Advent is also a season of repentance. That’s how our Lord prepares us for all of his comings among us. But repentance leads us to another word: a cry for mercy, a renewed call of faith’s trust in the mercy and promise of God. Hosanna – which means Lord save us. Lord, have mercy on me a sinner. “Be not so terribly angry, O Lord, and remember not iniquity forever.”
Yes, our righteousness is like filthy rags in dire need of laundering. “Don’t remember it, Lord.” “Forgive our iniquities and remember our sins no more, as you have promised.” We are your people. We are baptized. You have claimed us with your Name. You have marked us as your own possession. Now don’t forget us.” God remembers us, but He chooses to remember not our sins…all because of Jesus, your Advent King.
That’s the promise of Advent – the Lord does not forget you. The Light shines in the darkness; a new day dawns. The King comes in lowliness to be clothed in all of our filthy rags. The King enters Jerusalem to be humbled under the Law to redeem us from the law. The King lays down his life for you. The King is forsaken for you. The King stoops down, all the way down to death and the grave in order to carry you and the whole sinful world upon his shoulders. The King conquers death by dying for you. Through Jesus’ death you are clothed in his righteousness. Through Jesus’ humility you are exalted. Through Jesus’ forsakenness you are reconciled to God. Through Jesus’ cross you are prepared for his Second Advent. And from his cross comes the fruit of life and salvation this Advent.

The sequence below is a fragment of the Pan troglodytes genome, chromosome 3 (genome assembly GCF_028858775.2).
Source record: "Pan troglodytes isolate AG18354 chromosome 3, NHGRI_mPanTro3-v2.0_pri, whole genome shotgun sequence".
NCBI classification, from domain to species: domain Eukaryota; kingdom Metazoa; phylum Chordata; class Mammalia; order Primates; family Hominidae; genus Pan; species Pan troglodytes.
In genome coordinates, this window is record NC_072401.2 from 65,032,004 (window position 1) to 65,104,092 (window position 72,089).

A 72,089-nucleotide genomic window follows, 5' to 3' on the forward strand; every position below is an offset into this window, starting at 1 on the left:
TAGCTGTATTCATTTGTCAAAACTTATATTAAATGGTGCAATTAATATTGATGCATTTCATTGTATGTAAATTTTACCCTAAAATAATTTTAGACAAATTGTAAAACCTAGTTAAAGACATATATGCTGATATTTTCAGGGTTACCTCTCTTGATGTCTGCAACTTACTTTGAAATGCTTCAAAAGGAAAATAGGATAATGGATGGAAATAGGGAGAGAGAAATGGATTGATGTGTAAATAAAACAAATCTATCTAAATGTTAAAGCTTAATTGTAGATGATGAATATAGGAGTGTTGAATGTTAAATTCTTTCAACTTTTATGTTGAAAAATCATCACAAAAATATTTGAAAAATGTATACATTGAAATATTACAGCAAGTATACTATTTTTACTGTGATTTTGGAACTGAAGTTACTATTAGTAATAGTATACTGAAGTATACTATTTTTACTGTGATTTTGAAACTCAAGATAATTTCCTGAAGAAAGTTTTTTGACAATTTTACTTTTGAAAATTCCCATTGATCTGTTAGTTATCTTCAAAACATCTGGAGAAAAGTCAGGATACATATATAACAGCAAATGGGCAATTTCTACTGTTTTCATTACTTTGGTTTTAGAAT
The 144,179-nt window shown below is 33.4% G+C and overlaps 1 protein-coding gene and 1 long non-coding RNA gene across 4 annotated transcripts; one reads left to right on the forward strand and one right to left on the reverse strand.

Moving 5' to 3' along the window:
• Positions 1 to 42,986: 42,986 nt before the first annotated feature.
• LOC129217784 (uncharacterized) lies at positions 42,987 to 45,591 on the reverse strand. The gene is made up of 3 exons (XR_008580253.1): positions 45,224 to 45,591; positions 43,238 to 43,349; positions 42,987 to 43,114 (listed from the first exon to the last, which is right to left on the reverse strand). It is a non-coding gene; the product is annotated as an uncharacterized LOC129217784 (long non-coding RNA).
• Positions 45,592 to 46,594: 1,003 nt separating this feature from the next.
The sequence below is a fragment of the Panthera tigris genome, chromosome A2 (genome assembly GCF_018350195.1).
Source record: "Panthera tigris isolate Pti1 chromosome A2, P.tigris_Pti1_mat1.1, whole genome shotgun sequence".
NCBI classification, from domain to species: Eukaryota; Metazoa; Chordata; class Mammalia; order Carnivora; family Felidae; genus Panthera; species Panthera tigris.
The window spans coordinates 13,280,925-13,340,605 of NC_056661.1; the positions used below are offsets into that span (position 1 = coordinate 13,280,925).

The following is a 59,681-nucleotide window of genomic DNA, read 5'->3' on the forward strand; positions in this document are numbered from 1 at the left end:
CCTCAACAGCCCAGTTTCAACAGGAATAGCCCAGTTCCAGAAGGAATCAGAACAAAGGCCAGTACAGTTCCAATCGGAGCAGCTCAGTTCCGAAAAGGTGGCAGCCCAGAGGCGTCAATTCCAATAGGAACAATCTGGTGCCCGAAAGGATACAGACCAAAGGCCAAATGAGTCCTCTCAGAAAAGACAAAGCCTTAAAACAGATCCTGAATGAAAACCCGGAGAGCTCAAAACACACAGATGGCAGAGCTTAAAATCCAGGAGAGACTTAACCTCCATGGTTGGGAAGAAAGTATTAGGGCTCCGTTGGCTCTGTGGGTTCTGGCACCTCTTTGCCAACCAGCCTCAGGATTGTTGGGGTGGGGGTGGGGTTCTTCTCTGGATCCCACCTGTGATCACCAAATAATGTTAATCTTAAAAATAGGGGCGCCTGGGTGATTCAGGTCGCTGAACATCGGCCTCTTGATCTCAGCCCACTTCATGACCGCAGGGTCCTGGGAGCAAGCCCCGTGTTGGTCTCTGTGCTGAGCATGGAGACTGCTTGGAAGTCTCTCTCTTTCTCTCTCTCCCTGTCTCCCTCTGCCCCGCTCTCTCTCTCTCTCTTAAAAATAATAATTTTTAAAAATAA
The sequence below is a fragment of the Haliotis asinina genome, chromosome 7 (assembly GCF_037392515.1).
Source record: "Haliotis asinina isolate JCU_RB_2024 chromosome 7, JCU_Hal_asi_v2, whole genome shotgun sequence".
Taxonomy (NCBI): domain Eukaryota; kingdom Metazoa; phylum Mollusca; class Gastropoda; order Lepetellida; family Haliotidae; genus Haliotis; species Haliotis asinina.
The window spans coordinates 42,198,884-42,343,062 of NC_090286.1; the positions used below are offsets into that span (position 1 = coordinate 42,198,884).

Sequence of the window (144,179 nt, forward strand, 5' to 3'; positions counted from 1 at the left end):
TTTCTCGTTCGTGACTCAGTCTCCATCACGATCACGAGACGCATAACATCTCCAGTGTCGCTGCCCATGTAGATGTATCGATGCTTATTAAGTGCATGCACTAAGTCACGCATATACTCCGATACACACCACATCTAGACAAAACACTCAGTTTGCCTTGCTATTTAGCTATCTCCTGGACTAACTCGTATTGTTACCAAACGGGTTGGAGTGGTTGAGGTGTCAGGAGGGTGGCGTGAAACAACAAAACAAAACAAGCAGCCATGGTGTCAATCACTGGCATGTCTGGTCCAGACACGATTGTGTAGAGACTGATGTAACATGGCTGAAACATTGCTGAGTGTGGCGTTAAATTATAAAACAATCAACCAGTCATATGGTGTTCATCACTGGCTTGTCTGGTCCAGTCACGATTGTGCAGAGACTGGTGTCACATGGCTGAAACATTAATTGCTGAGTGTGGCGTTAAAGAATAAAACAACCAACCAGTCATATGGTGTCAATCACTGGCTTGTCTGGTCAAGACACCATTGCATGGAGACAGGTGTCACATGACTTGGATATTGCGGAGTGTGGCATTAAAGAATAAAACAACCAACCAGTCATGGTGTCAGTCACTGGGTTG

Jesus is your Immanuel: God “with us” in Baptism, in the Supper, in the spoken Word of forgiveness in His Name. Jesus is with us as He promised, “I will be with you always until the end of the ages.” Advent is a reminder that Jesus hasn’t really gone anywhere in going to heaven. Rather, He’s returned to His former glory at the right hand of the Father in order that He might be “all in all” and “fill all things in every way.” So, in Advent we are waiting for the One who is already here now. The kingdom we are waiting for is the kingdom that has already come. The glory we are waiting for is the glory that is already here, now in a humble and hidden way, but still very much here.
That’s why we sing Hosanna! Blessed is he who comes in the name of the Lord! When we go to Holy Communion. The same King who came to Jerusalem in humility upon a donkey, now comes in the humble forms of bread and wine, with his body and blood to save you.
Rejoice for, “we are not lacking in any spiritual gift, as you wait for the revealing of our Lord Jesus Christ, who will sustain you to the end, guiltless in the day of our Lord Jesus Christ.”
Dear baptized children of God, you lack nothing. Christ’s gifts overflow here for you. Where the Word is preached, where the Body and Blood of Christ are, where there is Baptism, there you have every spiritual gift needed to prepare the way of the Lord. And Jesus gives you those gifts – His gifts of water, word, body and blood, whether you feel it or not; whether you’re having a Happy Advent or a Merry Christmas or not; even if the world is raging around you; and sin and death are knocking at our door. Jesus comes in Advent for you.
Jesus came for your rescue in Jerusalem. He’ll come again to return you to your heavenly home with him when he comes in glory. And he comes today to forgive you, to sustain in your Advent journey, and to fill your hearts and minds with Advent joy, to sing with all the saints:
Hosanna! Blessed is he who comes in the name of the Lord!
Indeed. Blessed are you who come in the name of the Lord.
In the Name of the Father and of the + Son and of the Holy Spirit. Amen.